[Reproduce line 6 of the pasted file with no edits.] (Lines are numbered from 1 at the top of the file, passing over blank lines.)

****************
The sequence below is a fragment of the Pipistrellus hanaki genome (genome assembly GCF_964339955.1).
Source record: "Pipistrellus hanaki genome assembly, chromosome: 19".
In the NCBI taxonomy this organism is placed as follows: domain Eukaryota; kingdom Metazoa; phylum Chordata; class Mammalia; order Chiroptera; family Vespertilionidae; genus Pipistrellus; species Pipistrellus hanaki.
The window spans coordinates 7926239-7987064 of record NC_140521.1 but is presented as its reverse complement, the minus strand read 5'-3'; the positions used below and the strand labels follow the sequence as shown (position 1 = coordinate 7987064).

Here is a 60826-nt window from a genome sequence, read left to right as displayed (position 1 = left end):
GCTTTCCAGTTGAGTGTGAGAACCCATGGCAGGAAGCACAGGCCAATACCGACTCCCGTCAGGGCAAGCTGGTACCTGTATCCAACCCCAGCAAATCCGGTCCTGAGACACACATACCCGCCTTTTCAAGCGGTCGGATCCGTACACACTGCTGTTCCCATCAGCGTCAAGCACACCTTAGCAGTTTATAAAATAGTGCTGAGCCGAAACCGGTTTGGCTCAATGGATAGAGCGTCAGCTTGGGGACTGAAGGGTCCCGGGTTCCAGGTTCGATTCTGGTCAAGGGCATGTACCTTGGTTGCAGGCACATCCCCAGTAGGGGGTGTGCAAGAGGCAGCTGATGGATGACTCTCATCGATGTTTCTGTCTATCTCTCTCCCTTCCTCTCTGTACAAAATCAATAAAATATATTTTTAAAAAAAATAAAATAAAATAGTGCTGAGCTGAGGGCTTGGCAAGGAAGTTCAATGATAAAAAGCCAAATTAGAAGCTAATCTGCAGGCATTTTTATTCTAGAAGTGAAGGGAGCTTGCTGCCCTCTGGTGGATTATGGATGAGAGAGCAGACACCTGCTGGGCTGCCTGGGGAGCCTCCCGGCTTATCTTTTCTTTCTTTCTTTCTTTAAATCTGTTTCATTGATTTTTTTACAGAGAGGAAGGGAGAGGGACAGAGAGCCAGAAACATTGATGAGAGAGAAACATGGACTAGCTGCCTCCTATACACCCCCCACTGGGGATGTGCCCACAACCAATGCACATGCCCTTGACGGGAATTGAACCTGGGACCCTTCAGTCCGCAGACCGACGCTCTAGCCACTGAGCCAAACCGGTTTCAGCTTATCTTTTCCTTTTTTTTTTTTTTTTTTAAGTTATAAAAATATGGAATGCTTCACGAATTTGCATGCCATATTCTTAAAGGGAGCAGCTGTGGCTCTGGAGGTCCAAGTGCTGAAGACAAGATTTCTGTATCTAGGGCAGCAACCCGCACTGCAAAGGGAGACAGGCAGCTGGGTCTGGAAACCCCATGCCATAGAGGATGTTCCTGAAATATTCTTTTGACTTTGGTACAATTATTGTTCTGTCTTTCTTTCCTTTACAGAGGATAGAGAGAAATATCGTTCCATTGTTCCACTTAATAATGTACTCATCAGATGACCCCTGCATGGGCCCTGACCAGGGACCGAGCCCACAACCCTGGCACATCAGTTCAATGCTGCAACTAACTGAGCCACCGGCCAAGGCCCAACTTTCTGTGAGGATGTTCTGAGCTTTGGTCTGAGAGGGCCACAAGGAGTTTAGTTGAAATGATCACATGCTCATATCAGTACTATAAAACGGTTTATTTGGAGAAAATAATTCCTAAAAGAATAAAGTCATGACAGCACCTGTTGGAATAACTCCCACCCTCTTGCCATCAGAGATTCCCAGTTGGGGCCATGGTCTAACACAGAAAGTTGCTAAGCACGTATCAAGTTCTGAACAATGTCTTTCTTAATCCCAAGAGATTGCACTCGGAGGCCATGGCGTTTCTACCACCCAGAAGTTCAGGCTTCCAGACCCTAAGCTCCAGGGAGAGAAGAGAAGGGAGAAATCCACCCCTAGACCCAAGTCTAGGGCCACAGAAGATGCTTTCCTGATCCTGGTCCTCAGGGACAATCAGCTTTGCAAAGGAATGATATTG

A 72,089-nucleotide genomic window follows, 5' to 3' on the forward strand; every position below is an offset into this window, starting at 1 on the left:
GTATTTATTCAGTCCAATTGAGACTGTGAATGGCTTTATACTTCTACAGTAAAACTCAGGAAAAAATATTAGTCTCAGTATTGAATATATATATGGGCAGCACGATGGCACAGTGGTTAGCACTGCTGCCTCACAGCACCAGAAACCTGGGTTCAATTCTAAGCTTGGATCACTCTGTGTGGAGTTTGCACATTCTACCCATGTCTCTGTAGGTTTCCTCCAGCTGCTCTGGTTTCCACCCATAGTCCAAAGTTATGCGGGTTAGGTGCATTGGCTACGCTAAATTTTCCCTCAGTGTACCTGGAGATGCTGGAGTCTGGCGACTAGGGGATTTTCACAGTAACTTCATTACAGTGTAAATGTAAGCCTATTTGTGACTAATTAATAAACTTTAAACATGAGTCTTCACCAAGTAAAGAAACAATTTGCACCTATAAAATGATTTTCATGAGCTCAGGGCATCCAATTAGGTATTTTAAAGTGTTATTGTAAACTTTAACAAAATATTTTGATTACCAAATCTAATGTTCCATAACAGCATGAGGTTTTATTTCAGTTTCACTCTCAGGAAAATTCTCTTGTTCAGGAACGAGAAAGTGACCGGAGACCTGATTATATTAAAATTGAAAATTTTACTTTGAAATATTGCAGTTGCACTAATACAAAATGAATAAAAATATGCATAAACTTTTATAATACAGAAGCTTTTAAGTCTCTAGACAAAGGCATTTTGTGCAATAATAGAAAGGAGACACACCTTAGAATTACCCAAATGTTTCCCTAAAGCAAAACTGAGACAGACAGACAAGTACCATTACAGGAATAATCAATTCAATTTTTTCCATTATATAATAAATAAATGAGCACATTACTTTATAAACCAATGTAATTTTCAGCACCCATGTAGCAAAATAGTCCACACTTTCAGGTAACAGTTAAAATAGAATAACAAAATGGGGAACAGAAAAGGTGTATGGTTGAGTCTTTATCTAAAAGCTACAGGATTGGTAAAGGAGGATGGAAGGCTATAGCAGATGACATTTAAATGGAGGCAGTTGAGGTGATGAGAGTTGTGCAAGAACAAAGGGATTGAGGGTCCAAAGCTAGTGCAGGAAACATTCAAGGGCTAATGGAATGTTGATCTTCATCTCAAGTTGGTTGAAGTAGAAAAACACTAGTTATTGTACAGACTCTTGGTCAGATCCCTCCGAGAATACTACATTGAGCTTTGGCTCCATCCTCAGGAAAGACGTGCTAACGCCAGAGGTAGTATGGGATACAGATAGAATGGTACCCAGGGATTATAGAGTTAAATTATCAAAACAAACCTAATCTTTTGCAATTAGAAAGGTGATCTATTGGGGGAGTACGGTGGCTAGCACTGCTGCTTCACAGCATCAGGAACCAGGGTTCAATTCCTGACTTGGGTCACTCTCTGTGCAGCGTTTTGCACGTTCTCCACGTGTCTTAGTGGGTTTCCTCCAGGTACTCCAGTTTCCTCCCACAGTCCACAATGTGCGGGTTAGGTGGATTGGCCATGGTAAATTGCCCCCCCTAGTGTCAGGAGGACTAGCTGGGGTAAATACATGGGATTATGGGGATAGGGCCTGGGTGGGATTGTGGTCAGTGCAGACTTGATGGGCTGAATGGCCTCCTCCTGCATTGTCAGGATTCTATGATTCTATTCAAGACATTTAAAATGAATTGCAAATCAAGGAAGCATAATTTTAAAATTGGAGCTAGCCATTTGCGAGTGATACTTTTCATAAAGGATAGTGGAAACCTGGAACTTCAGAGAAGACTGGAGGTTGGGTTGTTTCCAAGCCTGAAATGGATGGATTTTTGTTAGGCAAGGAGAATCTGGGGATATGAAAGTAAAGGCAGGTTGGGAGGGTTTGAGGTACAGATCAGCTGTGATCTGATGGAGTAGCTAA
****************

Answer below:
GCTTTCCAGTTGAGTGTGAGAACCCATGGCAGGAAGCACAGGCCAATACCGACTCCCGTCAGGGCAAGCTGGTACCTGTATCCAACCCCAGCAAATCCGGTCCTGAGACACACATACCCGCCTTTTCAAGCGGTCGGATCCGTACACACTGCTGTTCCCATCAGCGTCAAGCACACCTTAGCAGTTTATAAAATAGTGCTGAGCCGAAACCGGTTTGGCTCAATGGATAGAGCGTCAGCTTGGGGACTGAAGGGTCCCGGGTTCCAGGTTCGATTCTGGTCAAGGGCATGTACCTTGGTTGCAGGCACATCCCCAGTAGGGGGTGTGCAAGAGGCAGCTGATGGATGACTCTCATCGATGTTTCTGTCTATCTCTCTCCCTTCCTCTCTGTACAAAATCAATAAAATATATTTTTAAAAAAAATAAAATAAAATAGTGCTGAGCTGAGGGCTTGGCAAGGAAGTTCAATGATAAAAAGCCAAATTAGAAGCTAATCTGCAGGCATTTTTATTCTAGAAGTGAAGGGAGCTTGCTGCCCTCTGGTGGATTATGGATGAGAGAGCAGACACCTGCTGGGCTGCCTGGGGAGCCTCCCGGCTTATCTTTTCTTTCTTTCTTTCTTTAAATCTGTTTCATTGATTTTTTTACAGAGAGGAAGGGAGAGGGACAGAGAGCCAGAAACATTGATGAGAGAGAAACATGGACTAGCTGCCTCCTATACACCCCCCACTGGGGATGTGCCCACAACCAATGCACATGCCCTTGACGGGAATTGAACCTGGGACCCTTCAGTCCGCAGACCGACGCTCTAGCCACTGAGCCAAACCGGTTTCAGCTTATCTTTTCCTTTTTTTTTTTTTTTTTTAAGTTATAAAAATATGGAATGCTTCACGAATTTGCATGCCATATTCTTAAAGGGAGCAGCTGTGGCTCTGGAGGTCCAAGTGCTGAAGACAAGATTTCTGTATCTAGGGCAGCAACCCGCACTGCAAAGGGAGACAGGCAGCTGGGTCTGGAAACCCCATGCCATAGAGGATGTTCCTGAAATATTCTTTTGACTTTGGTACAATTATTGTTCTGTCTTTCTTTCCTTTACAGAGGATAGAGAGAAATATCGTTCCATTGTTCCACTTAATAATGTACTCATCAGATGACCCCTGCATGGGCCCTGACCAGGGACCGAGCCCACAACCCTGGCACATCAGTTCAATGCTGCAACTAACTGAGCCACCGGCCAAGGCCCAACTTTCTGTGAGGATGTTCTGAGCTTTGGTCTGAGAGGGCCACAAGGAGTTTAGTTGAAATGATCACATGCTCATATCAGTACTATAAAACGGTTTATTTGGAGAAAATAATTCCTAAAAGAATAAAGTCATGACAGCACCTGTTGGAATAACTCCCACCCTCTTGCCATCAGAGATTCCCAGTTGGGGCCATGGTCTAACACAGAAAGTTGCTAAGCACGTATCAAGTTCTGAACAATGTCTTTCTTAATCCCAAGAGATTGCACTCGGAGGCCATGGCGTTTCTACCACCCAGAAGTTCAGGCTTCCAGACCCTAAGCTCCAGGGAGAGAAGAGAAGGGAGAAATCCACCCCTAGACCCAAGTCTAGGGCCACAGAAGATGCTTTCCTGATCCTGGTCCTCAGGGACAATCAGCTTTGCAAAGGAATGATATTG